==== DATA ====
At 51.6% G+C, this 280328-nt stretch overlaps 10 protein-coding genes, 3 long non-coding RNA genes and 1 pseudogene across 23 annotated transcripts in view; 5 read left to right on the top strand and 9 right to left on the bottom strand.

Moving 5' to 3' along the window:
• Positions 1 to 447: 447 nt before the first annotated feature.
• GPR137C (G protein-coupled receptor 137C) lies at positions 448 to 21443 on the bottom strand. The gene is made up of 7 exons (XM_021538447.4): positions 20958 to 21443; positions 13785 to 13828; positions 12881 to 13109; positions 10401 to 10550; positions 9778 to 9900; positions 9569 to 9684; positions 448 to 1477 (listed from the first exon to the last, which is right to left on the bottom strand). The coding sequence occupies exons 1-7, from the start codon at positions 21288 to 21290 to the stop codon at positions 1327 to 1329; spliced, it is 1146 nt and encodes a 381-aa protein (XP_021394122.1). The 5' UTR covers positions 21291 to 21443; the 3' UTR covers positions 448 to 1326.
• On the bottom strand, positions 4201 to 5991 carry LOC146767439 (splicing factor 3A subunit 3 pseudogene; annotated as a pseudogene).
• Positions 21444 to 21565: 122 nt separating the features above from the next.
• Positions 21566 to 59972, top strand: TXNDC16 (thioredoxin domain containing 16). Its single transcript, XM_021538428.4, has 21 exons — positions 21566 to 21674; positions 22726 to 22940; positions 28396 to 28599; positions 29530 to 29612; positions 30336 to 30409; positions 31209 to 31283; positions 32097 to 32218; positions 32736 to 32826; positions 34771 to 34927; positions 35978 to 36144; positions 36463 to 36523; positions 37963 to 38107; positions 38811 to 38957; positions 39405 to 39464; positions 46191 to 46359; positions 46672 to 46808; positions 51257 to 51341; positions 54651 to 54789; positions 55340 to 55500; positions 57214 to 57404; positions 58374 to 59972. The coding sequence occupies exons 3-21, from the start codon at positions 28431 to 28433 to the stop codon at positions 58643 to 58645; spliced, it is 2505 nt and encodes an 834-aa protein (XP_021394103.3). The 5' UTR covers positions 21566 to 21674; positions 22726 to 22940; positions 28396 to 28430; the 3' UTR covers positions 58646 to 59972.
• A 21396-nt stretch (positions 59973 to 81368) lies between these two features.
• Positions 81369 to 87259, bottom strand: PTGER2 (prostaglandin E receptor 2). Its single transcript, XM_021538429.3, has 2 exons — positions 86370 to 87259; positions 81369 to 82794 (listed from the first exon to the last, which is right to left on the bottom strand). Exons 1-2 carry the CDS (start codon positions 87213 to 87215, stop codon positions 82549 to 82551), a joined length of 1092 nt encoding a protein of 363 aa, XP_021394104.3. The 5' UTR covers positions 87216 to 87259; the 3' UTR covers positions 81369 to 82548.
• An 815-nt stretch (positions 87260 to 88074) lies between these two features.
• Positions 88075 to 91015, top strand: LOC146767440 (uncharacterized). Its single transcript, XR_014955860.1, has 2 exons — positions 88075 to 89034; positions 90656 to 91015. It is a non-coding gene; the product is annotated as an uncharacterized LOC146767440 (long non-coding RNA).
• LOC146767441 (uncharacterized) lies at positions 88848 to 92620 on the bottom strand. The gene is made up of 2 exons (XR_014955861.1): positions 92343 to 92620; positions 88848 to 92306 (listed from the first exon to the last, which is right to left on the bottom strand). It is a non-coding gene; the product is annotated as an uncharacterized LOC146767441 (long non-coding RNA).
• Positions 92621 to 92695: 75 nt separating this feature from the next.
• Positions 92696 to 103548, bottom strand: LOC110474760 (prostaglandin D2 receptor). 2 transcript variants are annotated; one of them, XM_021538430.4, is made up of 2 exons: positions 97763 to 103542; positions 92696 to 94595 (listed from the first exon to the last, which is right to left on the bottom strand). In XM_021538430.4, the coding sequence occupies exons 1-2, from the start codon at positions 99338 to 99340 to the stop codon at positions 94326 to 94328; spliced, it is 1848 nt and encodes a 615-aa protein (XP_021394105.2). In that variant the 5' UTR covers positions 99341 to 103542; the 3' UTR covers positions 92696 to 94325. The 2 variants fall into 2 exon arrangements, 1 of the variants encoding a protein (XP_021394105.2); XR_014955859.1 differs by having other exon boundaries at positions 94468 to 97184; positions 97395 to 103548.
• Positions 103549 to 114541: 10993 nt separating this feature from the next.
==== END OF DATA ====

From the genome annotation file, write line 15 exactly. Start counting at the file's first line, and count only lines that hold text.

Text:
• Positions 103549 to 114541: 10993 nt separating this feature from the next.